In the winter of 1992 friends planned a cross-country skiing expedition in Yosemite National Park. Jim and I had enjoyed, within reason, our cross-country experiences in Canada in 1983, so we accepted the invitation to join the fun. Jim had been to Yosemite, but I had not. It is even more gorgeous than I had expected!
I can no longer remember the specifics of what we did when, so I'm just following the sequence of the slides.
We stayed in a cabin at Yosemite Lodge. While putting together this album I was saddened to find that most of the cabins were destroyed in a 1997 flood. The cabins were cozy with the six of us bunked in one. There was no private bathroom, so if you had to go in the middle of the night, that involved climbing over your sleeping comrades to tramp through the snow to the common facility.
On the other hand, it was a great place to bring out our instruments and jam in the evening.
Greg Berger, shown here, teaches music. Three of us were his students.
Yosemite Lodge is near the base of Yosemite Falls.
We had come to ski in addition to sightsee so skiing was early on the agenda. Our companions desired to ski all the way to Glacier Point. It is a 21-mile round trip, and Jim and I had no illusions that we could go that far. Especially as we noticed that it was downhill on the way out, which meant it would be UPHILL on the way back. Huff, puff!
The road was well prepared with pre-set tracks. We left the car at Badger Pass ski area and hit the trails.
Jim is taking a break.
We rented skis and boots in the Bay Area. Mindful of our experience with skinny skis in Canada, we opted for "mountaineering" skis with metal edges. That gave us more ability to edge and turn but it resulted in a much heavier ski.
Since the tracks were pre-set and pretty soft, the metal edges didn't buy us much anyway.
Oh well, live and learn!
L-R: Ann Whitesell, Paul Honis, Greg & Michelle Berger.
This was our parting of the ways. Jim and I turned back while the rest of our group went on. As it happened, they didn't make it to Glacier Point after all, but they had a good time.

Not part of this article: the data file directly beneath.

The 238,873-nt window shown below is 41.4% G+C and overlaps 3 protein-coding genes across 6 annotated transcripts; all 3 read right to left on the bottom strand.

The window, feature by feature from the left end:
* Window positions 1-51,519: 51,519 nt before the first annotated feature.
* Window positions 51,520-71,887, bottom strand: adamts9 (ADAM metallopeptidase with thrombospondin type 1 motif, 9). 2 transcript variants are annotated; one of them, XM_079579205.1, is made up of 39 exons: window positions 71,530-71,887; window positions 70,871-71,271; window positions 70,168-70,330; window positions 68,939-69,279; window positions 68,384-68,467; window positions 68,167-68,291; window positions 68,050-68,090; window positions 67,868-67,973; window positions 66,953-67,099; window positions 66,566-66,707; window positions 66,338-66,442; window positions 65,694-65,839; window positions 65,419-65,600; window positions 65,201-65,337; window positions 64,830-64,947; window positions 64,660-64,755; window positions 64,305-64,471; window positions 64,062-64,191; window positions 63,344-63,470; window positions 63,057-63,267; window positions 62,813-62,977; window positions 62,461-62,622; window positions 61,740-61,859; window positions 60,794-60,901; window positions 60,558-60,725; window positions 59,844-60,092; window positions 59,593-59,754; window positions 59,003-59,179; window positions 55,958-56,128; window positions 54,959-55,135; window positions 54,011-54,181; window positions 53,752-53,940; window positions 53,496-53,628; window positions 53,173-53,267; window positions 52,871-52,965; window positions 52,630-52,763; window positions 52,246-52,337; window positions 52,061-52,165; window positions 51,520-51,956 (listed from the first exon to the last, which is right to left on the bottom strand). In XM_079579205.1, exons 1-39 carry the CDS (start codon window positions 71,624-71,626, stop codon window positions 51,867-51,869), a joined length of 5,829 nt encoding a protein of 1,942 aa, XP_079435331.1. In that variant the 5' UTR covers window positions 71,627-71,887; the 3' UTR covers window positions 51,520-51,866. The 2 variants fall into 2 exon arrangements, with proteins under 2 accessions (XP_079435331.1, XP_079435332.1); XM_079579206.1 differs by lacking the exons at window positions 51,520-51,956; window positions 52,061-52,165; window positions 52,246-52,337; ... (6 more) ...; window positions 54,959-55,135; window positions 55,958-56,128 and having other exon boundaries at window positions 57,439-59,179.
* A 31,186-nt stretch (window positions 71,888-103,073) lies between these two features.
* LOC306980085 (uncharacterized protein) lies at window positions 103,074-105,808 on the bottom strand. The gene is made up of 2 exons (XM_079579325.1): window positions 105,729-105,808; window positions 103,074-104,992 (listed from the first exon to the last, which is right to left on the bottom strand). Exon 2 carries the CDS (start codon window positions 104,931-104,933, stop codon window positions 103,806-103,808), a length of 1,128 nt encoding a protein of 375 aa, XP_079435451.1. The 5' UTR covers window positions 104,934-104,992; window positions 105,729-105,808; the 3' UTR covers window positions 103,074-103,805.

We powered our way back uphill to Badger Pass and wrapped ourselves around a glass of wine apiece in the bar. That trip back was the first (and, to date, last) time I felt "in the zone." I was so tired that I was beyond tired. It was almost an out-of-body experience!
Although my slide note says that this is Bridal Veil Falls, I believe it is Yosemite Falls.
The flow of water is greatest in the spring when the snow is melting, so we are early for peak flow. Nevertheless it's pretty spectacular.
The years we spent in California, 1986-1992, were a time of extreme drought, so we were lucky to find snow and water at all.
Lower Yosemite Falls. The size of the falls can be estimated by the tiny little people on the lower right at the base. There is a trail to the top of the falls and I was tempted to try it, but I couldn't convince anyone to go with me and I wasn't going alone!
I didn't have a proper lens to get a good picture of the Ahwahnee, so this entrance gate will have to suffice, plus the pictures at the link.
In 2016 a trademark battle between the U.S. Government and the ousted concessionaire caused the National Park Service to change the name of the hotel to the "Majestic Yosemite Hotel" after almost 80 years. The use of the name "Yosemite National Park" was also contested.
The dispute wasn't resolved until 2019.
Half-Dome as seen from the Ahwahnee.
The views were so expansive that I bought a cheapee disposable Kodak panorama camera. I have one picture of Half-Dome that I liked enough to have framed. It is hanging in our hallway.
On Sunday morning I headed off to the Yosemite Valley Chapel for Sunday services. The building dates from 1879.
On this winter day the attendees were mostly local parishioners.
El Capitan as seen from the chapel location. It is a favorite among rock climbers. My friend Georgia loves Yosemite and says that she had to periodically get her "granite fix." There is lots of granite!
Yosemite Falls as viewed from the chapel location.
A hanging valley is a typical glacial residue. Bridal Veil Falls comes down from a characteristically U-shaped hanging valley.
The iconic view of Yosemite Valley. El Capitan on the left, Half-Dome in the distance, Bridal Veil Falls on the right.
It may be a cliché, but it really is breath-taking.
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